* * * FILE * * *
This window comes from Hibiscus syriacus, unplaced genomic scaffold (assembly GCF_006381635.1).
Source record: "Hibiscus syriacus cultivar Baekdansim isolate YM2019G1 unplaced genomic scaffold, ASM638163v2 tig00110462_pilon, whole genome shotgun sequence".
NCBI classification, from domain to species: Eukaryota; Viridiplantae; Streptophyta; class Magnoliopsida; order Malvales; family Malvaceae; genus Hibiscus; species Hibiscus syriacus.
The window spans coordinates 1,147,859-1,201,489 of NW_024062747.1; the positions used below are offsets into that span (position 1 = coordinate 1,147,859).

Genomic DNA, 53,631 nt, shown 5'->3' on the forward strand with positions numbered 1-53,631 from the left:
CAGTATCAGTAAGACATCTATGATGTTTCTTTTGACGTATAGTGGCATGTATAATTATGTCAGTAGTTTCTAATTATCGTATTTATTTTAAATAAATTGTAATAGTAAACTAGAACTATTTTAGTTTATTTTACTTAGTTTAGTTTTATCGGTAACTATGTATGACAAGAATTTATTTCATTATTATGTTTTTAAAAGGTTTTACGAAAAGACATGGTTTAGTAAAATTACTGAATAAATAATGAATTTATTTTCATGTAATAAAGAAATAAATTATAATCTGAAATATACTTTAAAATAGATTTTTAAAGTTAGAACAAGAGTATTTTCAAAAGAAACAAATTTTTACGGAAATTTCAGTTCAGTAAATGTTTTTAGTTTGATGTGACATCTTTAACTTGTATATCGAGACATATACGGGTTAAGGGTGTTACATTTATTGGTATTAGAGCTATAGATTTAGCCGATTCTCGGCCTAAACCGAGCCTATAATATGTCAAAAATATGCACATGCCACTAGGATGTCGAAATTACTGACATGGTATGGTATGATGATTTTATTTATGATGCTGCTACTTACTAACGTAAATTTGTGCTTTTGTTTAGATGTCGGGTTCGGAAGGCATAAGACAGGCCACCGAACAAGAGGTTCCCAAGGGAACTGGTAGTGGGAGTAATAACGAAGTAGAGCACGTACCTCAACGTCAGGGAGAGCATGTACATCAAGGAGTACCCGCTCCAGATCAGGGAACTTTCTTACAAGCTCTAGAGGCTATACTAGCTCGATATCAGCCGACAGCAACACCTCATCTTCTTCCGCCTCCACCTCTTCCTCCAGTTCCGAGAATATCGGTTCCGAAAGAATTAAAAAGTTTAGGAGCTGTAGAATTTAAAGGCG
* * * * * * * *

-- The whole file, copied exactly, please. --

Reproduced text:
This window comes from Hibiscus syriacus, unplaced genomic scaffold (assembly GCF_006381635.1).
Source record: "Hibiscus syriacus cultivar Baekdansim isolate YM2019G1 unplaced genomic scaffold, ASM638163v2 tig00110462_pilon, whole genome shotgun sequence".
NCBI classification, from domain to species: Eukaryota; Viridiplantae; Streptophyta; class Magnoliopsida; order Malvales; family Malvaceae; genus Hibiscus; species Hibiscus syriacus.
The window spans coordinates 1,147,859-1,201,489 of NW_024062747.1; the positions used below are offsets into that span (position 1 = coordinate 1,147,859).

Genomic DNA, 53,631 nt, shown 5'->3' on the forward strand with positions numbered 1-53,631 from the left:
CAGTATCAGTAAGACATCTATGATGTTTCTTTTGACGTATAGTGGCATGTATAATTATGTCAGTAGTTTCTAATTATCGTATTTATTTTAAATAAATTGTAATAGTAAACTAGAACTATTTTAGTTTATTTTACTTAGTTTAGTTTTATCGGTAACTATGTATGACAAGAATTTATTTCATTATTATGTTTTTAAAAGGTTTTACGAAAAGACATGGTTTAGTAAAATTACTGAATAAATAATGAATTTATTTTCATGTAATAAAGAAATAAATTATAATCTGAAATATACTTTAAAATAGATTTTTAAAGTTAGAACAAGAGTATTTTCAAAAGAAACAAATTTTTACGGAAATTTCAGTTCAGTAAATGTTTTTAGTTTGATGTGACATCTTTAACTTGTATATCGAGACATATACGGGTTAAGGGTGTTACATTTATTGGTATTAGAGCTATAGATTTAGCCGATTCTCGGCCTAAACCGAGCCTATAATATGTCAAAAATATGCACATGCCACTAGGATGTCGAAATTACTGACATGGTATGGTATGATGATTTTATTTATGATGCTGCTACTTACTAACGTAAATTTGTGCTTTTGTTTAGATGTCGGGTTCGGAAGGCATAAGACAGGCCACCGAACAAGAGGTTCCCAAGGGAACTGGTAGTGGGAGTAATAACGAAGTAGAGCACGTACCTCAACGTCAGGGAGAGCATGTACATCAAGGAGTACCCGCTCCAGATCAGGGAACTTTCTTACAAGCTCTAGAGGCTATACTAGCTCGATATCAGCCGACAGCAACACCTCATCTTCTTCCGCCTCCACCTCTTCCTCCAGTTCCGAGAATATCGGTTCCGAAAGAATTAAAAAGTTTAGGAGCTGTAGAATTTAAAGGCG